Kali Linux is well established as a starter system for penetration testing, but in the standard configuration it is not ideal for regular desktop usage. While in many scenarios a live boot or a virtual environment can solve these problems, a complete installation is better in some situations. On a Kali Linux desktop, some simple changes can be made to make using it safer in this environment.
Unlike other Linux distributions, Kali was designed only as a penetration test toolkit. This means that while desktop-focused tools such as office suites and games are not neglected, they are not the focus of developers. The distro is primarily configured for temporary use because it is by default set to a single-user mode, which speaks against the best practices for desktop-oriented distribution security. There are a few other common ways to use Kali besides installing a traditional operating system.
The most convenient way to use Kali is when you run it in a virtual machine. Tools such as VirtualBox allow you to use other operating systems in a sandbox environment on a Windows, MacOS, Linux, or BSD host operating system. The limitations of a virtual machine include potentially difficult configurations, increased memory utilization, slower performance, and network hardware issues. Some of these issues can be resolved by running Kali as a live boot.
If you are using Kali as a live boot, you must create a bootable image on an external drive and boot from that device instead of the operating system installed on the hard disk. This provides direct access to the system and network hardware because the additional layer of a host operating system used for virtualization can be bypassed. Kali also offers persistent and encrypted live image options, which means that any work done in a live setup can be saved to the same drive. While this persistence makes Kali very useful as a live system, system performance and disk space can be a problem.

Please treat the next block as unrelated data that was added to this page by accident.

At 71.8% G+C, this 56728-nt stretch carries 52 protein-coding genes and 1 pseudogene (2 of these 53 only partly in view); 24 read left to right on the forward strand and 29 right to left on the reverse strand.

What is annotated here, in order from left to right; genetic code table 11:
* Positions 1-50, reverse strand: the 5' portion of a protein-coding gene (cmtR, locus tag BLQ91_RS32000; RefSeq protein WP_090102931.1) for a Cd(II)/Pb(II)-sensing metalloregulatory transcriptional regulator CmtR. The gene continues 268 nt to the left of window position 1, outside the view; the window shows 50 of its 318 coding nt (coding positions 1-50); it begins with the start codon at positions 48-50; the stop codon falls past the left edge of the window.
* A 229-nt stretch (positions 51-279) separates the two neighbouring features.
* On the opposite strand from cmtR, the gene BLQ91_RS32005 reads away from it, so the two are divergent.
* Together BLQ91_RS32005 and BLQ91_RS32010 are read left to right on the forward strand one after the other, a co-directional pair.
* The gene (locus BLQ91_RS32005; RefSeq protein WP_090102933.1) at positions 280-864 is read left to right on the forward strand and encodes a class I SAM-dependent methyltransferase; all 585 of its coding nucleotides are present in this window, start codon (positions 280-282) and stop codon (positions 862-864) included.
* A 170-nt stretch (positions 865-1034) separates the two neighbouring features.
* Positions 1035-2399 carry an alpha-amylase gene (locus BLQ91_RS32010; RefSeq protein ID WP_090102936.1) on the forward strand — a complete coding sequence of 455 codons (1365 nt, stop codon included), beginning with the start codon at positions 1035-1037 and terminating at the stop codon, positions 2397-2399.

If neither can be used, Kali can also run as a Windows subsystem, if you want to continue using Windows without the need for even a reboot, nor a complete virtual machine environment.
Kali is by no means recommended or ideal for primary desktop use. To quote the Kali Linux documentation:
The fact is, Kali is a Linux distribution designed specifically for professional penetration testers and security specialists, and given its unique nature, it is NOT a recommended distribution if you are Unfamiliar with Linux, or looking for a universal Linux desktop distribution for development, web design, games, and more.
If you're just looking for an operating system that performs both regular tasks and pen testing, you should consider that almost all tools included in Kali can also be compiled or installed on other platforms.
However, if you want to install Kali Linux, there are a few steps that you can take to make it more practical to use regular desktop and Penetration Testing. This can be useful on longer projects, creating documentation or reports, or limiting the number of operating systems and partitions needed on a given system.
The installation of Kali should be familiar to anyone who has ever installed a different Linux distribution. The graphical installer is well run and easy to understand. When installing Kali, there are two special installation steps that you should pay particular attention to. The first of these is the "Setting up users and passwords" page.
The root password for the system can be defined on this page. This is used to manage the installation after it finishes, and it is also used for all commands that require superuser privileges. Keep in mind that this password can be a significant security consideration, so make sure it's strong, but keep in mind that you may need to enter it relatively frequently.